What to do after your pity party:

Have some FUN!  Here are a few ideas.  Go for a walk, see the beauty God put on this earth.  See the humor in your situation and poke fun at yourself. Lift someone else’s spirits.  Make someone laugh.  Concentrate on someone else’s problems for a while and try to help.  It’s amazing how focusing on others will draw you out of the pit you’ve fallen into.  Write about it.  Sing about it.  Hug your blessings…better known as your children.  Hug someone else’s children.  LOL

Pray.  Pray that God would take this from you and, if God doesn’t take the struggle away, pray that He would use it, your experience and you to lift someone else up.

Lastly, thank God.  Thank the good Lord for the good things in your life.  Count your blessings.  You have some!  Even in the lowest pit of despair, you have some blessings you can count.  If your dishwasher broke and you can’t afford to fix it, you can thank God your water bill is paid this month and you can afford dish liquid.  If you are so tired you can’t get up out of bed, thank Him for the bed you have.  If your pain level is high, thank Him for the life you have and the chance you have today to perhaps find your answers. Maybe you’ll discover something that helps you.  Maybe you’ll discover a $20 bill in the couch that will pay for a few groceries.  I know, I’ve looked there a time or two as well!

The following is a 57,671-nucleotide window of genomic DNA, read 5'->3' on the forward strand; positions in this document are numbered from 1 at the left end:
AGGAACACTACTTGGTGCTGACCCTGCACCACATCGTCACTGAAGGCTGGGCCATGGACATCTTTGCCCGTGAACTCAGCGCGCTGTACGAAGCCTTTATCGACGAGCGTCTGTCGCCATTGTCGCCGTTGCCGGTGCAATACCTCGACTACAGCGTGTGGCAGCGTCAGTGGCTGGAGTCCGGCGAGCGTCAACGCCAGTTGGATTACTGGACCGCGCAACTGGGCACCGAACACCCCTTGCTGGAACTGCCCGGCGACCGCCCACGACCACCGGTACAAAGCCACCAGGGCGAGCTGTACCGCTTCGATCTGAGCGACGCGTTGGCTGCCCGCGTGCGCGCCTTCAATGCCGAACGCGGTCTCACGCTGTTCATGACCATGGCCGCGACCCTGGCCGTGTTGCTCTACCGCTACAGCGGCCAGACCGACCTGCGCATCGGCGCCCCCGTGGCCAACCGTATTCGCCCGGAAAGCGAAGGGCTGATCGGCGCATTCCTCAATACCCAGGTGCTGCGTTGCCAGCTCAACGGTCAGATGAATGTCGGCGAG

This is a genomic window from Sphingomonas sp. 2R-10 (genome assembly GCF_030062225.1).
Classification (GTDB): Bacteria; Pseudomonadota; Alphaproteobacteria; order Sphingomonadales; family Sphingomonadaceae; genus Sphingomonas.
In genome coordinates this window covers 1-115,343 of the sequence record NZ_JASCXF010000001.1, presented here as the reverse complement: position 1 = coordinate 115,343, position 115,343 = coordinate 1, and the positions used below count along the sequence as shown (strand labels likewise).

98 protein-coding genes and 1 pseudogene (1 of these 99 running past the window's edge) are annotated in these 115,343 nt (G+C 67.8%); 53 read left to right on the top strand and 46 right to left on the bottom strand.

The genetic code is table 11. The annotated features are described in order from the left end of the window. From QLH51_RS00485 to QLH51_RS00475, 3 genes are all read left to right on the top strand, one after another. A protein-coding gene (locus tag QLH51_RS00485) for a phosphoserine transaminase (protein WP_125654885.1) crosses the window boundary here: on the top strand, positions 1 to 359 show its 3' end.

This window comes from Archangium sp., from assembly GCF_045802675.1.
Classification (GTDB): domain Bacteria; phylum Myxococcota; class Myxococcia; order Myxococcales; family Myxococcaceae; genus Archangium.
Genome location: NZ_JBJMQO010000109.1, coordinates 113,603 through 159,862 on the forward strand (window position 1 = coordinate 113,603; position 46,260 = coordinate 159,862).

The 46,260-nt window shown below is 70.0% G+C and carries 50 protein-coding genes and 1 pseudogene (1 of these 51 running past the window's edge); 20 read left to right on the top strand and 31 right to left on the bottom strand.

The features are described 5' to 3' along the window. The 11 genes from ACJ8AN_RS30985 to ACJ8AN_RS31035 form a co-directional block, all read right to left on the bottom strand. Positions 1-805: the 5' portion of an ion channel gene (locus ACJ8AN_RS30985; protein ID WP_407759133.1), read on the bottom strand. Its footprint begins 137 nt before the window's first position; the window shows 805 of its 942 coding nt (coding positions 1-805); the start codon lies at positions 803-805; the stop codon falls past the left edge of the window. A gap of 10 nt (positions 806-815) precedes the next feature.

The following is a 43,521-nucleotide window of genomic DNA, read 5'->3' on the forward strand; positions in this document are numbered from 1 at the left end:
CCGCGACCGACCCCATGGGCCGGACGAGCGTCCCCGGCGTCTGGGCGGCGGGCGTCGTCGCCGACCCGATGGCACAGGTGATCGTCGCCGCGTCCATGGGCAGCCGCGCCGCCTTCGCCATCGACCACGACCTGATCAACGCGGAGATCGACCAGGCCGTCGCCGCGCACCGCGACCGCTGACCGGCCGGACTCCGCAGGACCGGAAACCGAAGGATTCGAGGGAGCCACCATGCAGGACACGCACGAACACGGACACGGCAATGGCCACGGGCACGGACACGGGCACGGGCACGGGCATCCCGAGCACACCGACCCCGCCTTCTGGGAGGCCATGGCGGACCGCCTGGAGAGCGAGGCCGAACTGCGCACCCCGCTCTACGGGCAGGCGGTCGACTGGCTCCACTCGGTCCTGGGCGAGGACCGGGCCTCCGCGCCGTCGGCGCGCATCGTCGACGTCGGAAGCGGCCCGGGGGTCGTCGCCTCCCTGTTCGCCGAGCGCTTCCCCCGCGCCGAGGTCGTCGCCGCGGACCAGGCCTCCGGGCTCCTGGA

But we have this treasure in earthen vessels, that the excellence of the power may be of God and not of us.  We are hard-pressed on every side, yet not crushed; we are perplexed, but not in despair;  persecuted, but not forsaken; struck down, but not destroyed”—  2 Corinthians 4:7-9

I pray this has been helpful and uplifting. Please leave me some feedback in a comment.  Share your story.  Tell me what you’d like to see in the coming weeks as I share.  And please pass this post along to others who may need to start planning their own pity party.  😀